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Stop the war

The German left claimed that the "NATO war"
against Serbia was in violation of international
law. Photos: AP/Anthony Harvey

A Greens "antiwar faction" formed within the party. Pacifists like Hans-Christian Ströbele and Uli Cremer claimed that the Kosovo intervention was a ploy to create a new justification for NATO–as global policeman.

Atlantic Alliance leaders, one of whom now was Fischer, had been spoiling for a war against Milosevic and had relied on falsified evidence to launch it, charged German leftists. At Racak, they claimed with some but not overwhelming documentation, the dead were KLA soldiers killed in a shoot-out, not civilians at all. And at Rambouillet international negotiators had intentionally "held the bar too high" for the Serbs. Moreover, Schröder and Fischer had knuckled under much too pliantly to the U.S. president's pressure. If Germany had stood up and said no to Clinton, other skeptical NATO countries, like Italy and Greece, would have been emboldened to join it in opposition.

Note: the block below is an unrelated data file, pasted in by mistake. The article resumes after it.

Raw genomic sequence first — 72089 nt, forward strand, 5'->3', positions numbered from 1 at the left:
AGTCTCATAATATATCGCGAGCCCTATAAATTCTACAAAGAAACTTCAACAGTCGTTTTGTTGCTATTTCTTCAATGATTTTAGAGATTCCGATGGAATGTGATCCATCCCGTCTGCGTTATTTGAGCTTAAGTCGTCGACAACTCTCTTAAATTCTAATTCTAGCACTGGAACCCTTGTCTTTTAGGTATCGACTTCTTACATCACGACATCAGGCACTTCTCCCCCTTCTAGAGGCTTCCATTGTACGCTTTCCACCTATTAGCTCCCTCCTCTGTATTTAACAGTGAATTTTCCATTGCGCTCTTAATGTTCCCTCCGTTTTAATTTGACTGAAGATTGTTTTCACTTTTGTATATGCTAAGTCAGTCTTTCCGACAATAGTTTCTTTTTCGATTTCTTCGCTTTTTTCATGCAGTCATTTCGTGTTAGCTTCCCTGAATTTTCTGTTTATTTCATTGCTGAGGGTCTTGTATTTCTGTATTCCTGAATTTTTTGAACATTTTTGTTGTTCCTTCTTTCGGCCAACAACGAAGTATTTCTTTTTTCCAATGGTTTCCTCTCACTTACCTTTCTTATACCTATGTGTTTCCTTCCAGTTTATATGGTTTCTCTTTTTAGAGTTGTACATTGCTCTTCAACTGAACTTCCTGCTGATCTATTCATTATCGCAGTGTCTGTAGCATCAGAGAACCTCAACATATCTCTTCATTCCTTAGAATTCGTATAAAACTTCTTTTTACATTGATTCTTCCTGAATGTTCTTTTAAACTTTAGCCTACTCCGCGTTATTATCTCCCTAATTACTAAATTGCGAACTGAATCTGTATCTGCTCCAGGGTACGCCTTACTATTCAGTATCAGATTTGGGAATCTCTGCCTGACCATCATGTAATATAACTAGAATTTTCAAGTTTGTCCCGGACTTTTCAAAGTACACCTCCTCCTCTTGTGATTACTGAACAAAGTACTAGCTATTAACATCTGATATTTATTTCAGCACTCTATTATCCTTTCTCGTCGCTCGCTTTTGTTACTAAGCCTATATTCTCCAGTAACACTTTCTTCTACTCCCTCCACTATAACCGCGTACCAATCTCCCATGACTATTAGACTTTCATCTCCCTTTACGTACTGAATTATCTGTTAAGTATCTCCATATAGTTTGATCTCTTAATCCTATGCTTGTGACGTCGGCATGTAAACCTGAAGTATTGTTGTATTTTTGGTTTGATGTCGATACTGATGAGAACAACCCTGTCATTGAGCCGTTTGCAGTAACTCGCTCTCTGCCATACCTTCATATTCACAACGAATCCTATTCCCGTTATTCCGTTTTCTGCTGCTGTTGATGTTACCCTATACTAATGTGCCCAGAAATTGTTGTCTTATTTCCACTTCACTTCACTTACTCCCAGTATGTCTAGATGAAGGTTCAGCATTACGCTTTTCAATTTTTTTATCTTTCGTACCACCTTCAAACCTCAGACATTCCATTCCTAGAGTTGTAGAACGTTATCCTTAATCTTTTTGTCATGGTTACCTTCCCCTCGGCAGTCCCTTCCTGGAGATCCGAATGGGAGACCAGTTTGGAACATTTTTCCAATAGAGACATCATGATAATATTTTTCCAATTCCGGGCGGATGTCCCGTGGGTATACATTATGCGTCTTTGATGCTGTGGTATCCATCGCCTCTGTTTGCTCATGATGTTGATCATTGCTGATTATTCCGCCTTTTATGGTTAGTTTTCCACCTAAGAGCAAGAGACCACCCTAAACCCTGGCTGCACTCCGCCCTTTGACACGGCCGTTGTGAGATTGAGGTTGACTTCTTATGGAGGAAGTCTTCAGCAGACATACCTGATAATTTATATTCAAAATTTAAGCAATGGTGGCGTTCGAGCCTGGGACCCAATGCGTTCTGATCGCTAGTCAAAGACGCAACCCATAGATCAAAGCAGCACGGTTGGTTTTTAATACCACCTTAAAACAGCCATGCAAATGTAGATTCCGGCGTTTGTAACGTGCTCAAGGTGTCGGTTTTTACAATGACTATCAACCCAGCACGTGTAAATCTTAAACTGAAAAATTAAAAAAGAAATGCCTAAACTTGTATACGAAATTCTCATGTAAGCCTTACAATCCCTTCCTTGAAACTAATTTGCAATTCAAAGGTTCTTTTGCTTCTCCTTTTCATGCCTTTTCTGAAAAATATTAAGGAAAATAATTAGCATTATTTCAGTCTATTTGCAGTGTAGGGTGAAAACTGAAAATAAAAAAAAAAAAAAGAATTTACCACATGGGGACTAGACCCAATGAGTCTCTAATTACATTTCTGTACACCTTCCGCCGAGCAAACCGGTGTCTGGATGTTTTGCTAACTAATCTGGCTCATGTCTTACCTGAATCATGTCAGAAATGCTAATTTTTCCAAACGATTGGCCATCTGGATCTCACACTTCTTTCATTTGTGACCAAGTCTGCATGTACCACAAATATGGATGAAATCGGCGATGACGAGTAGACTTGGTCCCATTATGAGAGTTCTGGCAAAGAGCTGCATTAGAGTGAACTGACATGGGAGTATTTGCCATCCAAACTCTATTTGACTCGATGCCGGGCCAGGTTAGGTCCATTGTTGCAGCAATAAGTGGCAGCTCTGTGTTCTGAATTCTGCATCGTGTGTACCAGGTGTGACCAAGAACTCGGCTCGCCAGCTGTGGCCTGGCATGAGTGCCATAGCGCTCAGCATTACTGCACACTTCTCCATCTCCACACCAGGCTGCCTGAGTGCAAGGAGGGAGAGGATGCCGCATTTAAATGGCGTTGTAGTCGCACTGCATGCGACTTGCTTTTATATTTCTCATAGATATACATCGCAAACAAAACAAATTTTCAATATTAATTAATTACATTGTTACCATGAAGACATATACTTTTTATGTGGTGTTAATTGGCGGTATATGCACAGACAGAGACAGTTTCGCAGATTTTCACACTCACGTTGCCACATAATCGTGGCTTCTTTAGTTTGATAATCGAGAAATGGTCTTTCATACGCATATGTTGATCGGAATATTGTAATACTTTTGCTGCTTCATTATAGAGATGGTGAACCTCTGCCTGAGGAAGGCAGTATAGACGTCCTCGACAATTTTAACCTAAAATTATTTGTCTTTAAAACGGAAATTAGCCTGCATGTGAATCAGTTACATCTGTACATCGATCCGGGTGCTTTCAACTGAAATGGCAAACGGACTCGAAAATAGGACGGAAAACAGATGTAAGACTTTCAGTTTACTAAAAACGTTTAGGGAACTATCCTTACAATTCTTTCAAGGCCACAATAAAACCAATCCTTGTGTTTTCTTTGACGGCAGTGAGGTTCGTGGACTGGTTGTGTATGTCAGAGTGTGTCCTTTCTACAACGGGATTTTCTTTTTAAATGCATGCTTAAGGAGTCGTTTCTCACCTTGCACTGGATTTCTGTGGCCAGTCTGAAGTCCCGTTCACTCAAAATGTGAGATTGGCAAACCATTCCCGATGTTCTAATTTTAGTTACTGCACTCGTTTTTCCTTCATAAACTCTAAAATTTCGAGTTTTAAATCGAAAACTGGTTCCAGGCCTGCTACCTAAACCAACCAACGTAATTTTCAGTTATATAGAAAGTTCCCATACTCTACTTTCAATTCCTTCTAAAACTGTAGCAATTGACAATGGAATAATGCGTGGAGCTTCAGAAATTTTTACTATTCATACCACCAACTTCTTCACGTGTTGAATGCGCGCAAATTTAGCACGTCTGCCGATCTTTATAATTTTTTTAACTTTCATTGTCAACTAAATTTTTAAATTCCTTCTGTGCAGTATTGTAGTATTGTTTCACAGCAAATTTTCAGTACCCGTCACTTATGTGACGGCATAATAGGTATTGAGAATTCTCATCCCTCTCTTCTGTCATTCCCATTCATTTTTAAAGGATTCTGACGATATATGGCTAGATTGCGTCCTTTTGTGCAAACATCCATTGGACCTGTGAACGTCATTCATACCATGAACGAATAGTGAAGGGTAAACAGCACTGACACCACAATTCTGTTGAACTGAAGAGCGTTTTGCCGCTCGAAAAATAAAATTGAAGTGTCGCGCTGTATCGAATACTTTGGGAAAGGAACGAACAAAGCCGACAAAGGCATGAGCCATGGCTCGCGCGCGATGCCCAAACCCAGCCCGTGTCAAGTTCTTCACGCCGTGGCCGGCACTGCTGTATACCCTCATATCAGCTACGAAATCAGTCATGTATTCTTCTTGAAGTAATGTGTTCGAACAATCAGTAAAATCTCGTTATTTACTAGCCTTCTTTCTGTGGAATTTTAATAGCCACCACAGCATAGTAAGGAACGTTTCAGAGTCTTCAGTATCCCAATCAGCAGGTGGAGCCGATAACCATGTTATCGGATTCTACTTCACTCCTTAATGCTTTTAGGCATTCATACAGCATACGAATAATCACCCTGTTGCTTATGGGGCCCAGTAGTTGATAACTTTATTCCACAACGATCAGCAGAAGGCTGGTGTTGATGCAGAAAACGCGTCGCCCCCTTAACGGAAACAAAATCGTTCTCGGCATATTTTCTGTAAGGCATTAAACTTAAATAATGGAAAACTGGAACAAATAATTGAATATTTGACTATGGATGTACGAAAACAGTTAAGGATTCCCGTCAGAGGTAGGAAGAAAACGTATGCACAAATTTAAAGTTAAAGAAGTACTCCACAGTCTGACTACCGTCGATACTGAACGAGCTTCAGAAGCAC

Fischer describes these allegations in his autobiography:

Put in plain language the allegation was: finessing Germany's participation in the war by dint of lies and deception! I, Fischer, had not properly informed my highest ranking colleagues [in the foreign ministry] about important parts of the draft treaty of Rambouillet and, even worse, had only fragmentarily reported to the Bundestag, leaving aside fact and truth, to maneuver Germany into NATO's war in Kosovo! This allegation was outrageous and was aimed at ruining my reputation and credibility in this central question of war and peace. [Translation from the German by ESI]

[pp. 268-269]

Joschka Fischer and the Making of the Berlin Republic. 2007. [Oxford University Press]

[pp. 190-191]

Die rot-grünen Jahre. Deutsche Außenpolitik – vom Kosovo bis zum 11. September. 2007. [Kiepenheuer & Witsch]

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